Alabama was one of 12 states that classified consensual gay sex as a felony before the ruling, which followed a similar 2003 ruling by the Supreme Court in Lawrence v. Texas. The high court ruled at the time that Texas’ ban was unconstitutional, and that the state “cannot demean [residents'] existence or control their destiny by making their private sexual conduct a crime.”
The case, the first challenge to Alabama’s law since the Lawrence ruling, arrived before the appeals court when prosecutors sought a first-degree sodomy conviction against the defendant, Dewayne Williams. Williams was convicted of sexual misconduct, a misdemeanor, in 2010 following what he described as a consensual act.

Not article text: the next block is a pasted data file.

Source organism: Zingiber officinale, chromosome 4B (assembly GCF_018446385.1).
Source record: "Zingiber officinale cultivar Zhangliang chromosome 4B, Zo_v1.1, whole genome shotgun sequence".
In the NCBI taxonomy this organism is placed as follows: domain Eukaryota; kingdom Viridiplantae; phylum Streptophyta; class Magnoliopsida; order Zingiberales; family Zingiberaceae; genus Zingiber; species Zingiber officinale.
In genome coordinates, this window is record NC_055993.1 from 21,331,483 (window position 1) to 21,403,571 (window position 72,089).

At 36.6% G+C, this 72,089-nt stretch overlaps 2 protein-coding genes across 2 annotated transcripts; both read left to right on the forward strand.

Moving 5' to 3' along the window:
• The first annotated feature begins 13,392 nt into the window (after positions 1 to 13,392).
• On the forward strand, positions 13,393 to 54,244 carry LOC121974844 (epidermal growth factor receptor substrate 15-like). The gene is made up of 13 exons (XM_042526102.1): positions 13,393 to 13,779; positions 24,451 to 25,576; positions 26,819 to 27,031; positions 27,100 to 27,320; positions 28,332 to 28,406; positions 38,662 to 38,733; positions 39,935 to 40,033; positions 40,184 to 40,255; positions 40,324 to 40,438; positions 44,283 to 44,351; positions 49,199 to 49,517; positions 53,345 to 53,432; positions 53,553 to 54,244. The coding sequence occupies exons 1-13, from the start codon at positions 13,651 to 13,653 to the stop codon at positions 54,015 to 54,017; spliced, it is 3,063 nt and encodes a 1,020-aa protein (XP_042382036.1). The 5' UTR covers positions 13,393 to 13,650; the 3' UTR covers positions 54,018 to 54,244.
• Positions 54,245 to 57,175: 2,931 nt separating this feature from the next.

The Montgomery Advertiser reported that civil rights groups were quick to praise the ruling, with Equality Alabama president Ben Cooper saying in a statement that the Supreme Court’s ruling settled the issue “years ago.”
“Each and every person, no matter their sexual orientation or gender identity, is entitled to equal protection under the law,” Cooper’s statement read. “The Alabama court’s unanimous decision overturning the statute is a step in the right direction and makes us optimistic for future and ongoing equal rights through the continued elimination of unconstitutional provisions in our state’s constitution that violate privacy and equal protections.”
[Image: "A happy gay couple outdoors," via Shutterstock]
Arturo R. García is the managing editor at Racialicious.com. He is based in San Diego, California and has written for both print and broadcast media, including contributions to GlobalComment.com, The Root and Comment Is Free. Follow him on Twitter at @ABoyNamedArt
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